Large pre-holiday U.S. coffee stocks raise bearish eyebrows
By Luc Cohen and Marcy Nicholson
NEW YORK Dec 16 (Reuters) - U.S. coffee warehouse stocks were at their highest levels for a November for at least the last 13 years, according to the most recently released data, as Brazil aggressively shipped coffee amid a tumbling local currency and traders question the strength of demand in the United States.
Overall inventories still fell in November, as is typical ahead of the peak consumption period in the U.S. winter. But the drawdown was much smaller than average, which traders said was a bearish sign for a market that has seen prices tumble 30 percent this year, as the rise of more efficient single-serve coffee has dented demand.
"I certainly wouldn't be ringing any bells or saying any bullish cheers over this data," said Judith Ganes-Chase, president of J. Ganes Consulting. "Stocks are not falling as fast as they normally would be during the seasonal downswing."
U.S. stocks fell by 156,232 60-kg bags between October and November, according to Green Coffee Association (GCA) data released on Tuesday, substantially less than the 307,289-bag drop last year and below the average drop of 194,966 bags for the month over the past 14 years.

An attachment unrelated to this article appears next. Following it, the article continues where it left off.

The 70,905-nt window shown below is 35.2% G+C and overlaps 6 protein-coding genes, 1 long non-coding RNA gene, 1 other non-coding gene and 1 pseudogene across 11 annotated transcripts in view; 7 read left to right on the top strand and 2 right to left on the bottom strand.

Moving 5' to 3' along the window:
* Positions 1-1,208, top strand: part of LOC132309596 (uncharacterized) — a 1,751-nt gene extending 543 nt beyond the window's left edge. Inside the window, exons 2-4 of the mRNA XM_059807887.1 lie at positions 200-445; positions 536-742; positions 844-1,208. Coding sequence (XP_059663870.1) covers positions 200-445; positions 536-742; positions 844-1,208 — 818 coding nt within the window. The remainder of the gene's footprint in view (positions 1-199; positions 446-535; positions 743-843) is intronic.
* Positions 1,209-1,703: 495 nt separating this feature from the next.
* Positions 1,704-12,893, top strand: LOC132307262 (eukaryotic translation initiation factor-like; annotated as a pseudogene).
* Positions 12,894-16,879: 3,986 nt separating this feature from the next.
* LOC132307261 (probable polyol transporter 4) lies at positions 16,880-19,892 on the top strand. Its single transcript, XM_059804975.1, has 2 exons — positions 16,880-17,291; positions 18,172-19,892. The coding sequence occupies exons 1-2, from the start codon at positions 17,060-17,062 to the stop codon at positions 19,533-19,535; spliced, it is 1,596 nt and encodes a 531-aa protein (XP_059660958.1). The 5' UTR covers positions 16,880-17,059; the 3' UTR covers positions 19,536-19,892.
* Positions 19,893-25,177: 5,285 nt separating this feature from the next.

Total September-November inventory drawdowns were 15 percent below the 14-year average.
That brought total stocks to 5,791,966 bags, the highest level for a November month on records dating back to 2002. That was just off 12-year highs hit in August.
Stocks typically decline during the fall and winter months and build during the spring and summer. Traders said the small drawdown could delay any rebound from current price levels just above nearly two-year lows.
"Everyone's been waiting to see certified stocks falling, Brazil exports slow, and consuming country stocks decrease," one U.S. trader said of the main indications that a hike in futures prices is looming. Continuación...